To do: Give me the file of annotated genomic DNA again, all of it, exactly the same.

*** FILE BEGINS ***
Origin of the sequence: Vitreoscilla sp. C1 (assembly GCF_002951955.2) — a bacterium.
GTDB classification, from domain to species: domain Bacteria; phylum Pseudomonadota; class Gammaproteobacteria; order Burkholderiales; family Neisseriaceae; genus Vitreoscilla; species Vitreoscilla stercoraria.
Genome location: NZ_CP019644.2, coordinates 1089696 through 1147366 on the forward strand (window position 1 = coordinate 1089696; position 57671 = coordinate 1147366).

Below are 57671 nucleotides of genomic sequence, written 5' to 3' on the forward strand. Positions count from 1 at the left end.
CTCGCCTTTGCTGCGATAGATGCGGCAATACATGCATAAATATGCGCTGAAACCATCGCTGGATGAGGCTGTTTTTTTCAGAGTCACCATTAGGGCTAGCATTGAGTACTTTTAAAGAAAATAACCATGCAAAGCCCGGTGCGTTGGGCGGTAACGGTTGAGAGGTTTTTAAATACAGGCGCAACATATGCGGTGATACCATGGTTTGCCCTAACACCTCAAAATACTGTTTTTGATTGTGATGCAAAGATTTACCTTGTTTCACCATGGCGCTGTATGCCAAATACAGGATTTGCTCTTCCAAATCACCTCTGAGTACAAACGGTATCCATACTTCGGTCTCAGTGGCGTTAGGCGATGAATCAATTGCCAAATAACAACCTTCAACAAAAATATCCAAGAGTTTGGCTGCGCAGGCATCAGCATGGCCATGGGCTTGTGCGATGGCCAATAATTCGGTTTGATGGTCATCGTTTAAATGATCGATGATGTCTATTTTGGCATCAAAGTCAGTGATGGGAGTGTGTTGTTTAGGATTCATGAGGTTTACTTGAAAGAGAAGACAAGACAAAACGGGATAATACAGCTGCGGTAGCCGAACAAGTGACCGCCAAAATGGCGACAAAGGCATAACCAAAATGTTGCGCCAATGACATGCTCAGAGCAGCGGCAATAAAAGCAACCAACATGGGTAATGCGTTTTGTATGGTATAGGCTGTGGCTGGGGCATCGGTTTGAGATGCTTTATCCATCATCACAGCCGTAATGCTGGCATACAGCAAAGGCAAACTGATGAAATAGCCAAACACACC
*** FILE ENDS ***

Origin of the sequence: Vitreoscilla sp. C1 (assembly GCF_002951955.2) — a bacterium.
GTDB classification, from domain to species: domain Bacteria; phylum Pseudomonadota; class Gammaproteobacteria; order Burkholderiales; family Neisseriaceae; genus Vitreoscilla; species Vitreoscilla stercoraria.
Genome location: NZ_CP019644.2, coordinates 1089696 through 1147366 on the forward strand (window position 1 = coordinate 1089696; position 57671 = coordinate 1147366).

Below are 57671 nucleotides of genomic sequence, written 5' to 3' on the forward strand. Positions count from 1 at the left end.
CTCGCCTTTGCTGCGATAGATGCGGCAATACATGCATAAATATGCGCTGAAACCATCGCTGGATGAGGCTGTTTTTTTCAGAGTCACCATTAGGGCTAGCATTGAGTACTTTTAAAGAAAATAACCATGCAAAGCCCGGTGCGTTGGGCGGTAACGGTTGAGAGGTTTTTAAATACAGGCGCAACATATGCGGTGATACCATGGTTTGCCCTAACACCTCAAAATACTGTTTTTGATTGTGATGCAAAGATTTACCTTGTTTCACCATGGCGCTGTATGCCAAATACAGGATTTGCTCTTCCAAATCACCTCTGAGTACAAACGGTATCCATACTTCGGTCTCAGTGGCGTTAGGCGATGAATCAATTGCCAAATAACAACCTTCAACAAAAATATCCAAGAGTTTGGCTGCGCAGGCATCAGCATGGCCATGGGCTTGTGCGATGGCCAATAATTCGGTTTGATGGTCATCGTTTAAATGATCGATGATGTCTATTTTGGCATCAAAGTCAGTGATGGGAGTGTGTTGTTTAGGATTCATGAGGTTTACTTGAAAGAGAAGACAAGACAAAACGGGATAATACAGCTGCGGTAGCCGAACAAGTGACCGCCAAAATGGCGACAAAGGCATAACCAAAATGTTGCGCCAATGACATGCTCAGAGCAGCGGCAATAAAAGCAACCAACATGGGTAATGCGTTTTGTATGGTATAGGCTGTGGCTGGGGCATCGGTTTGAGATGCTTTATCCATCATCACAGCCGTAATGCTGGCATACAGCAAAGGCAAACTGATGAAATAGCCAAACACACC